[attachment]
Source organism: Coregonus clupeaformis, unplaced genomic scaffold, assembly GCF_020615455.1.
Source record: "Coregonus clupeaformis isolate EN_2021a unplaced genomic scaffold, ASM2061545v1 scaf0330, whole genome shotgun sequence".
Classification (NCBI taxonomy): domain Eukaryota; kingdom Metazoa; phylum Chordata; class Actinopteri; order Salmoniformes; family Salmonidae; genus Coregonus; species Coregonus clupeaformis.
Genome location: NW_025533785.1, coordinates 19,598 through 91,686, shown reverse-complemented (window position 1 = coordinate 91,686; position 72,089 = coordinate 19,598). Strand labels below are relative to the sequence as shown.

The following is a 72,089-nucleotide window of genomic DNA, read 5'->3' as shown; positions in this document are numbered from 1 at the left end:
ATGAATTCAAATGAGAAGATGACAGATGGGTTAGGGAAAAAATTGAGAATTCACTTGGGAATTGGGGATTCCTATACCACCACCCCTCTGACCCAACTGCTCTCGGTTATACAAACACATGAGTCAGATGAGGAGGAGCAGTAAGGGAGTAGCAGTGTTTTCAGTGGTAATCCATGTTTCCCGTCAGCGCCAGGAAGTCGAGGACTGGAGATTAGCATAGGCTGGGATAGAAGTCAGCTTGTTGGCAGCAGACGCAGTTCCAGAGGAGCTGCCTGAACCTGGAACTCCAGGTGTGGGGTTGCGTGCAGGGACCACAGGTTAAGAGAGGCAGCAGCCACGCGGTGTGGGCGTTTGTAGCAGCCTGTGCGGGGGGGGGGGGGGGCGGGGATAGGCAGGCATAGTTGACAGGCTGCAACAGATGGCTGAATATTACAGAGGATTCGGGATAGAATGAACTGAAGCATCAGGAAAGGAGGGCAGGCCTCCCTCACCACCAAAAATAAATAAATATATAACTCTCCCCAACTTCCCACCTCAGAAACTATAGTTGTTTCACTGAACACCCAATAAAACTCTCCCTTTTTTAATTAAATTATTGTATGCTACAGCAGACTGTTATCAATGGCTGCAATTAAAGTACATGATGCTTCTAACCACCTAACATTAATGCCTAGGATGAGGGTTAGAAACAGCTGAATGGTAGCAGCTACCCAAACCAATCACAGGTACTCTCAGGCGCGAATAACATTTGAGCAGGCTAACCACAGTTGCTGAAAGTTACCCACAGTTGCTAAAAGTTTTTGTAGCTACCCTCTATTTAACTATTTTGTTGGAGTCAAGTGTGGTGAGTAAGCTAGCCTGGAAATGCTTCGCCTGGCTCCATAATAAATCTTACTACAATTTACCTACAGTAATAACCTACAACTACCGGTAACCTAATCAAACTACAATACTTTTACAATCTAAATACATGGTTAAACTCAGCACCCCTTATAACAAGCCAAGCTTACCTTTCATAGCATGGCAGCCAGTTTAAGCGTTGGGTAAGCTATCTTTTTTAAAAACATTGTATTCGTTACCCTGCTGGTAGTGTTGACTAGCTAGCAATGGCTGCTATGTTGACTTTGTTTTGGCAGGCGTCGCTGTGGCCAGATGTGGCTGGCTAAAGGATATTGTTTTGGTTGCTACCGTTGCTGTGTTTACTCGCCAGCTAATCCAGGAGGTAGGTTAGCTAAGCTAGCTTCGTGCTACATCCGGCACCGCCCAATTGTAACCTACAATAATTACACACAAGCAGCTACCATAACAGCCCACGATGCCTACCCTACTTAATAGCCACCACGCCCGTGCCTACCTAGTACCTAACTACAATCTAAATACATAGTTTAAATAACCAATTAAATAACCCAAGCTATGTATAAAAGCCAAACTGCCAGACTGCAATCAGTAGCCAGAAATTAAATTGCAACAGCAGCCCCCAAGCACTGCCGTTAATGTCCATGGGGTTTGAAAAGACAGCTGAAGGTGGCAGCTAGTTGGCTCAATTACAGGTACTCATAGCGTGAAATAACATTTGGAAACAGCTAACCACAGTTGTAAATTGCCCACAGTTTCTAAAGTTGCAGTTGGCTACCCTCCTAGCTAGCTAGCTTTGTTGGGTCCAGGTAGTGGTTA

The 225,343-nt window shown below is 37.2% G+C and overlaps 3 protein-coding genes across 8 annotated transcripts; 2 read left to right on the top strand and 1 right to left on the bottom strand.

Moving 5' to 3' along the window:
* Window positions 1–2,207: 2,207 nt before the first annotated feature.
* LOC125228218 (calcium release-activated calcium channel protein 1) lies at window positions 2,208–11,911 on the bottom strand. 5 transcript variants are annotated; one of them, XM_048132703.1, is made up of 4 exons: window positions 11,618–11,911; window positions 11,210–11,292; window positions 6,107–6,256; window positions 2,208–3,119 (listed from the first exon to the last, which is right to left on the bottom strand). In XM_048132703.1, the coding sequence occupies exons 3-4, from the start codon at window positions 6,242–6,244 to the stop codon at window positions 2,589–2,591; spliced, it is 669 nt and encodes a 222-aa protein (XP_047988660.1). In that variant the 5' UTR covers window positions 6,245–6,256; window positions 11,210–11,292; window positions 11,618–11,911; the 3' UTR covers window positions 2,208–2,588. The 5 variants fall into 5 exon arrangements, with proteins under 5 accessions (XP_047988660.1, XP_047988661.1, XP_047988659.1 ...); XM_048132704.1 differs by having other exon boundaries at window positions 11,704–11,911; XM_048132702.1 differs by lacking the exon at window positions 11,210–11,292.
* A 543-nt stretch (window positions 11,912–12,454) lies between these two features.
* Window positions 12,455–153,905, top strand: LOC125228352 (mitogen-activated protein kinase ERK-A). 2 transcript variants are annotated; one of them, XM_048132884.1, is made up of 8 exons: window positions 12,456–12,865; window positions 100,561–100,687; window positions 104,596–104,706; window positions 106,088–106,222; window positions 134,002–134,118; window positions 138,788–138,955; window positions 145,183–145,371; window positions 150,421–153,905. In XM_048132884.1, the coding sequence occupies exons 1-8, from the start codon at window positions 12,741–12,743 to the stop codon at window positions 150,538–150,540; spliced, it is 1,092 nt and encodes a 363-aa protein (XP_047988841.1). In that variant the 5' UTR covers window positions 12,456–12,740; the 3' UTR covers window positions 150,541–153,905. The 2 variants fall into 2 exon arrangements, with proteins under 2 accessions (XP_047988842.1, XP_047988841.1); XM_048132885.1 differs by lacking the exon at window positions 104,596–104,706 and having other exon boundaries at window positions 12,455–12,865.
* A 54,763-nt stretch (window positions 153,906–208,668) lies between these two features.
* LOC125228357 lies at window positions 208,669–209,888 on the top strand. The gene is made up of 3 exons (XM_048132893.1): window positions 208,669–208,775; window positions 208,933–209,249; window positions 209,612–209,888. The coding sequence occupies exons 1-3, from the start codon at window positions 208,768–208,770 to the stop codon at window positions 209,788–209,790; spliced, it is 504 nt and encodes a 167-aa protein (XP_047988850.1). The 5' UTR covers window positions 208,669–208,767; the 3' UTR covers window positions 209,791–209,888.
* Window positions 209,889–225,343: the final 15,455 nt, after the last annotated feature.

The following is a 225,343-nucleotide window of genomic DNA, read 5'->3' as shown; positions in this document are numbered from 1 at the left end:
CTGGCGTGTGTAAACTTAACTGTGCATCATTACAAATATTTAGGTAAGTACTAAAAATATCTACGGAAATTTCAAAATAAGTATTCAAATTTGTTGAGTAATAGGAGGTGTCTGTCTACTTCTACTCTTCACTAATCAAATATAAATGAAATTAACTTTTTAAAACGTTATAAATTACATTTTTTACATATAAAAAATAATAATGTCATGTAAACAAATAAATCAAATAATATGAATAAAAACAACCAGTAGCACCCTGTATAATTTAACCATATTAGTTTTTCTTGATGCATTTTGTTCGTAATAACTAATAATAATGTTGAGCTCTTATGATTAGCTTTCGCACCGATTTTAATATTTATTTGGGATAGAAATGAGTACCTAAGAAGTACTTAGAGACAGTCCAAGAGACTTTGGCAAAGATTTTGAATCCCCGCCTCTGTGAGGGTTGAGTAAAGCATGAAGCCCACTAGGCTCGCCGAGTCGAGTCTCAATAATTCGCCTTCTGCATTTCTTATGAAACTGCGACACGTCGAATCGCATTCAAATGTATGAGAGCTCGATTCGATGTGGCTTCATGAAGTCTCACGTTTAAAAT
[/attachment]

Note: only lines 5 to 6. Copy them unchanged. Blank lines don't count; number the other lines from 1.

The following is a 72,089-nucleotide window of genomic DNA, read 5'->3' as shown; positions in this document are numbered from 1 at the left end:
ATGAATTCAAATGAGAAGATGACAGATGGGTTAGGGAAAAAATTGAGAATTCACTTGGGAATTGGGGATTCCTATACCACCACCCCTCTGACCCAACTGCTCTCGGTTATACAAACACATGAGTCAGATGAGGAGGAGCAGTAAGGGAGTAGCAGTGTTTTCAGTGGTAATCCATGTTTCCCGTCAGCGCCAGGAAGTCGAGGACTGGAGATTAGCATAGGCTGGGATAGAAGTCAGCTTGTTGGCAGCAGACGCAGTTCCAGAGGAGCTGCCTGAACCTGGAACTCCAGGTGTGGGGTTGCGTGCAGGGACCACAGGTTAAGAGAGGCAGCAGCCACGCGGTGTGGGCGTTTGTAGCAGCCTGTGCGGGGGGGGGGGGGGGCGGGGATAGGCAGGCATAGTTGACAGGCTGCAACAGATGGCTGAATATTACAGAGGATTCGGGATAGAATGAACTGAAGCATCAGGAAAGGAGGGCAGGCCTCCCTCACCACCAAAAATAAATAAATATATAACTCTCCCCAACTTCCCACCTCAGAAACTATAGTTGTTTCACTGAACACCCAATAAAACTCTCCCTTTTTTAATTAAATTATTGTATGCTACAGCAGACTGTTATCAATGGCTGCAATTAAAGTACATGATGCTTCTAACCACCTAACATTAATGCCTAGGATGAGGGTTAGAAACAGCTGAATGGTAGCAGCTACCCAAACCAATCACAGGTACTCTCAGGCGCGAATAACATTTGAGCAGGCTAACCACAGTTGCTGAAAGTTACCCACAGTTGCTAAAAGTTTTTGTAGCTACCCTCTATTTAACTATTTTGTTGGAGTCAAGTGTGGTGAGTAAGCTAGCCTGGAAATGCTTCGCCTGGCTCCATAATAAATCTTACTACAATTTACCTACAGTAATAACCTACAACTACCGGTAACCTAATCAAACTACAATACTTTTACAATCTAAATACATGGTTAAACTCAGCACCCCTTATAACAAGCCAAGCTTACCTTTCATAGCATGGCAGCCAGTTTAAGCGTTGGGTAAGCTATCTTTTTTAAAAACATTGTATTCGTTACCCTGCTGGTAGTGTTGACTAGCTAGCAATGGCTGCTATGTTGACTTTGTTTTGGCAGGCGTCGCTGTGGCCAGATGTGGCTGGCTAAAGGATATTGTTTTGGTTGCTACCGTTGCTGTGTTTACTCGCCAGCTAATCCAGGAGGTAGGTTAGCTAAGCTAGCTTCGTGCTACATCCGGCACCGCCCAATTGTAACCTACAATAATTACACACAAGCAGCTACCATAACAGCCCACGATGCCTACCCTACTTAATAGCCACCACGCCCGTGCCTACCTAGTACCTAACTACAATCTAAATACATAGTTTAAATAACCAATTAAATAACCCAAGCTATGTATAAAAGCCAAACTGCCAGACTGCAATCAGTAGCCAGAAATTAAATTGCAACAGCAGCCCCCAAGCACTGCCGTTAATGTCCATGGGGTTTGAAAAGACAGCTGAAGGTGGCAGCTAGTTGGCTCAATTACAGGTACTCATAGCGTGAAATAACATTTGGAAACAGCTAACCACAGTTGTAAATTGCCCACAGTTTCTAAAGTTGCAGTTGGCTACCCTCCTAGCTAGCTAGCTTTGTTGGGTCCAGGTAGTGGTTA